Nasas Juno mission to Jupiter explained
Nasa has successfully managed to place the Juno spacecraft in an orbit around Jupiter.

Nasa's Juno spacecraft is floating above Jupiter now. It has been sent there to catch a glimpse of what's underneath the clouds that cover the largest planet of our solar system. It was inserted into Jupiter's orbit at around 9:30 a.m. IST on Tuesday.

The spacecraft will fly over Jupiter's clouds every 14 days to study what the planet is like underneath its clouds. The mission is expected to last until February 2018.


Nasa has named the Juno spacecraft after the Roman goddess who was Jupiter's wife, according to mythology. Apart from being close to Jupiter, Juno, the goddess, interestingly shared one more feature with the spacecraft — she could see through clouds too.


The Juno spacecraft was lifted from Cape Canaveral Air Force Station, Florida, USA, with the help of an Atlas V551 launch vehicle. At the time of launch, Juno carried almost 1,300 kgs of fuel for its thrusters, while the sensors and the equipment on board would be powered by the sun.

 Juno carries 18,698 individual solar cells spread across three arms, spanning over 650 square feet. Juno needs so many solar cells because the sun's intensity is much less in Jupiter's orbit. Had the solar cells been on earth, they would produce 14 kilowatts of power. In Jupiter, however, they're only efficient enough to generate 400 watts of power.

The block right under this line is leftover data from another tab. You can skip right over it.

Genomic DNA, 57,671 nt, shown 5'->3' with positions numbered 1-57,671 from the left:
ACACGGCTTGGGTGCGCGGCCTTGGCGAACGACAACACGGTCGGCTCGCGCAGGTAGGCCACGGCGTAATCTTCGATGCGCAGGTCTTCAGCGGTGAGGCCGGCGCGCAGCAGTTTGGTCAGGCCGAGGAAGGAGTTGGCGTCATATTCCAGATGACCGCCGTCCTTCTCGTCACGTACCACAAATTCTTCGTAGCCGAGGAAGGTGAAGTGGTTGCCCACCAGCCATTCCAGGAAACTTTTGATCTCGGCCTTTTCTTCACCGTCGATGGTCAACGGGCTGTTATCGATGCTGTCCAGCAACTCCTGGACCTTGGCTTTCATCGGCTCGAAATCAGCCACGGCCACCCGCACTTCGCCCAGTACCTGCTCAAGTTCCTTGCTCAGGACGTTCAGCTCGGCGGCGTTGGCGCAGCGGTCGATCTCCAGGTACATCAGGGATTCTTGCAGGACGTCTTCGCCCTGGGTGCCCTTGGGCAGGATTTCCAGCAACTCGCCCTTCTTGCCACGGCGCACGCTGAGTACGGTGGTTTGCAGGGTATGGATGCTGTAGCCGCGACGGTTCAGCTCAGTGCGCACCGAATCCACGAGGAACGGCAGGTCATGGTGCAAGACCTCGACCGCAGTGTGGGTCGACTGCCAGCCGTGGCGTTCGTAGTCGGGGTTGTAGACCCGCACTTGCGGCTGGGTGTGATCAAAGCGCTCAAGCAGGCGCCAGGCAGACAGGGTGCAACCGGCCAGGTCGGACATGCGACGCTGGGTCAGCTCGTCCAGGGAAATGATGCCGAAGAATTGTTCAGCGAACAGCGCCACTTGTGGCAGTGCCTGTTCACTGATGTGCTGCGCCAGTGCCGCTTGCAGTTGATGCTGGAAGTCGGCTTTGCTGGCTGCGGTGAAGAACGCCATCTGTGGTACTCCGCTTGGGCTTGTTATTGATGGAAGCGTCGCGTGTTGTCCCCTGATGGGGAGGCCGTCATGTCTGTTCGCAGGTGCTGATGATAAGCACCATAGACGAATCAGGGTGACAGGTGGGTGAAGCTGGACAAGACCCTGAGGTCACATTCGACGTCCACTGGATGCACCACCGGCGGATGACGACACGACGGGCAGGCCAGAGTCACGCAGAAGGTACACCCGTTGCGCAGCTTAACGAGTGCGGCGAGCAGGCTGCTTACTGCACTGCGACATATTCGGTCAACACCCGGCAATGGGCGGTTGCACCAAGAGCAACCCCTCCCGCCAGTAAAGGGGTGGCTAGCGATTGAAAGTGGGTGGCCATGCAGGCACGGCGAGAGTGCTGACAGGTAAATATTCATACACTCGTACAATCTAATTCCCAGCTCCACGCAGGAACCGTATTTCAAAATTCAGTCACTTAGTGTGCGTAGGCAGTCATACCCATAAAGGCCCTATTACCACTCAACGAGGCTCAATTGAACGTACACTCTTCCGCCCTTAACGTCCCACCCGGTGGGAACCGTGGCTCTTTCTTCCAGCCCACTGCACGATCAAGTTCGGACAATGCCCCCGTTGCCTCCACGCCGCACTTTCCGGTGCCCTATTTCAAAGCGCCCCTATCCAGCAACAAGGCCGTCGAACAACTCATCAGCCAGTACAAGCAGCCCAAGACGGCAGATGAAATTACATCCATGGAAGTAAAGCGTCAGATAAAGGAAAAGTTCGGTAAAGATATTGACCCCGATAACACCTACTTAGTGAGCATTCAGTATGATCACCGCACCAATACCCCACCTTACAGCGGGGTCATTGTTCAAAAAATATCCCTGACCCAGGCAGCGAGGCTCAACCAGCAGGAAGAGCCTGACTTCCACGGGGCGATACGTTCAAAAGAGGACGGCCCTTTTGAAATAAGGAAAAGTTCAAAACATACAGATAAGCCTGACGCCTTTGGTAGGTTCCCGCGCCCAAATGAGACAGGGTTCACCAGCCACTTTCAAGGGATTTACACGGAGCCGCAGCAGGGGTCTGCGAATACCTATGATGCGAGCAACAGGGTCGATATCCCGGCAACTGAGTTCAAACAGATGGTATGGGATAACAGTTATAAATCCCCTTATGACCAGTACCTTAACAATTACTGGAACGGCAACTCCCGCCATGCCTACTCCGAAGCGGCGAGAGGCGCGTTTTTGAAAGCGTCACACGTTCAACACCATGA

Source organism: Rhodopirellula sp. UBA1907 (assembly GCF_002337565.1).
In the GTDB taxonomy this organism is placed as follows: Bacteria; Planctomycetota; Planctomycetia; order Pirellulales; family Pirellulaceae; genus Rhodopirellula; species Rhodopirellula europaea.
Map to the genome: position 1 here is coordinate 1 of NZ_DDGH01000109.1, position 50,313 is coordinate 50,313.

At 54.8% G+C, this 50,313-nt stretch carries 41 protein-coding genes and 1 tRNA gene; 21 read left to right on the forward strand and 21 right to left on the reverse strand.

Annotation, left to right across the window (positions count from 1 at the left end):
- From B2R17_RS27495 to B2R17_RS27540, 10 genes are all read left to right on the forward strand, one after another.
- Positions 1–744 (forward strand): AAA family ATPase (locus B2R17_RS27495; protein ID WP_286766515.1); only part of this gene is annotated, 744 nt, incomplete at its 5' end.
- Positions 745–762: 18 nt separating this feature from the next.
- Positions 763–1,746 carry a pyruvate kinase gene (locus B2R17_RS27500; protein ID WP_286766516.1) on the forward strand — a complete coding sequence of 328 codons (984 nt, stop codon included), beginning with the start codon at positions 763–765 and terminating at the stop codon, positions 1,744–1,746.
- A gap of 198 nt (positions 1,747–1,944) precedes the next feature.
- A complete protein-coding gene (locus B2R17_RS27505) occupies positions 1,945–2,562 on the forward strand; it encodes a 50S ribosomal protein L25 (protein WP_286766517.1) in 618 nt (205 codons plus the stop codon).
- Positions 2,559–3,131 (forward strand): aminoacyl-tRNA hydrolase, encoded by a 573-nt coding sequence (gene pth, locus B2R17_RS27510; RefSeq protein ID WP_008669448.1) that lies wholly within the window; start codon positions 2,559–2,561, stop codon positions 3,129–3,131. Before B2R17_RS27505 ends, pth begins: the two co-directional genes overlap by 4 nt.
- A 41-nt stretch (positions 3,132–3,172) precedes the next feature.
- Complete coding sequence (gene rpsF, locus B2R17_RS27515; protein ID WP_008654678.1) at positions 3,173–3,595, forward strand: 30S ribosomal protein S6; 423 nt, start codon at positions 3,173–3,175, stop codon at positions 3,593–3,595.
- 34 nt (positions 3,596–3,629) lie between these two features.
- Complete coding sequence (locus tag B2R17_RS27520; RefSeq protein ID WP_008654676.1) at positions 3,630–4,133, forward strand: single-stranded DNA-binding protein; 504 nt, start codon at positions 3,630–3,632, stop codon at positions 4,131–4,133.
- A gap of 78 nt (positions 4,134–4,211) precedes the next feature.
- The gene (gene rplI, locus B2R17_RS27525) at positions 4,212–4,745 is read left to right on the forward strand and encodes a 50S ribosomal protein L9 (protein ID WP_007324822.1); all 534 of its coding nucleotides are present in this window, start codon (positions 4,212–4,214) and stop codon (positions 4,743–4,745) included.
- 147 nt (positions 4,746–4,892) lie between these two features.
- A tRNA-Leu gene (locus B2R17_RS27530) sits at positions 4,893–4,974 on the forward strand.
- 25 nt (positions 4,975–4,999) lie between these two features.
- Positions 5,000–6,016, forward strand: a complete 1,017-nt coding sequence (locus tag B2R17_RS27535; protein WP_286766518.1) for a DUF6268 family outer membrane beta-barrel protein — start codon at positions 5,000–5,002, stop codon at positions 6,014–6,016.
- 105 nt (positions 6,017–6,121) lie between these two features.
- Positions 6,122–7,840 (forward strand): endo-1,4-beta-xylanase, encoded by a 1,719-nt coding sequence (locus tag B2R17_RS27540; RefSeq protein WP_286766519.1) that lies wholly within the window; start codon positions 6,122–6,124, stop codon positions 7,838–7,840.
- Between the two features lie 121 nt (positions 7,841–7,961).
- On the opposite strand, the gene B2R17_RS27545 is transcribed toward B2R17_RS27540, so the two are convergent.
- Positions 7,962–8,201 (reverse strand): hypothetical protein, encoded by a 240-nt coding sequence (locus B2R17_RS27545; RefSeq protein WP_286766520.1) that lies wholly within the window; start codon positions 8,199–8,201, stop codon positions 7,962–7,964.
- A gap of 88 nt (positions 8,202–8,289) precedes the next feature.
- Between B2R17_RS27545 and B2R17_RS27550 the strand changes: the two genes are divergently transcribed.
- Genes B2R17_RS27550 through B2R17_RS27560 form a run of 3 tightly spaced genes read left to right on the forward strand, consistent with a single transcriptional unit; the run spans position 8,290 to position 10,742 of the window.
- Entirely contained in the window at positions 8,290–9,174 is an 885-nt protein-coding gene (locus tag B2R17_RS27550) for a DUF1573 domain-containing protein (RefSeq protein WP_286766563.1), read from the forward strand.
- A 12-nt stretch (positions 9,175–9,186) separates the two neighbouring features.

The Atlas V launch vehicle took off on Aug. 5, 2011, and five years later, Juno finally reached Jupiter. It would have covered a total distance of 3,390 million kms between its launch and its eventual decommissioning.


Juno is one of the fastest man-made objects ever created. According to Nasa, it travelled as fast as 250,000 km/h, as it got caught in Jupiter's gravitational pull during its approach to the planet. Here is where the fuel that Juno had on board since its launch was really used. At the time of orbital insertion, Nasa fired Juno's main rocket in reverse getting the spacecraft to stabilise and settle into an orbit.

Mission details

Juno will execute 32 science orbits, while it will involve different orbital patterns, all of which will be highly elliptical. All instruments will be kept on and protected from Jupiter's radiation, thanks to a titanium radiation vault. At the end of the 37th orbit, Juno's mission will be served and the de-orbit phase will begin. Nasa expects this event to take place on Feb. 20, 2018, where Juno will fly closer than ever to Jupiter, get caught in its gravitational pull and plunge into the planet, burning up in its approach.

Nasa said that this was done to ensure that Juno doesn't go off course and crash into any of Jupiter's moons.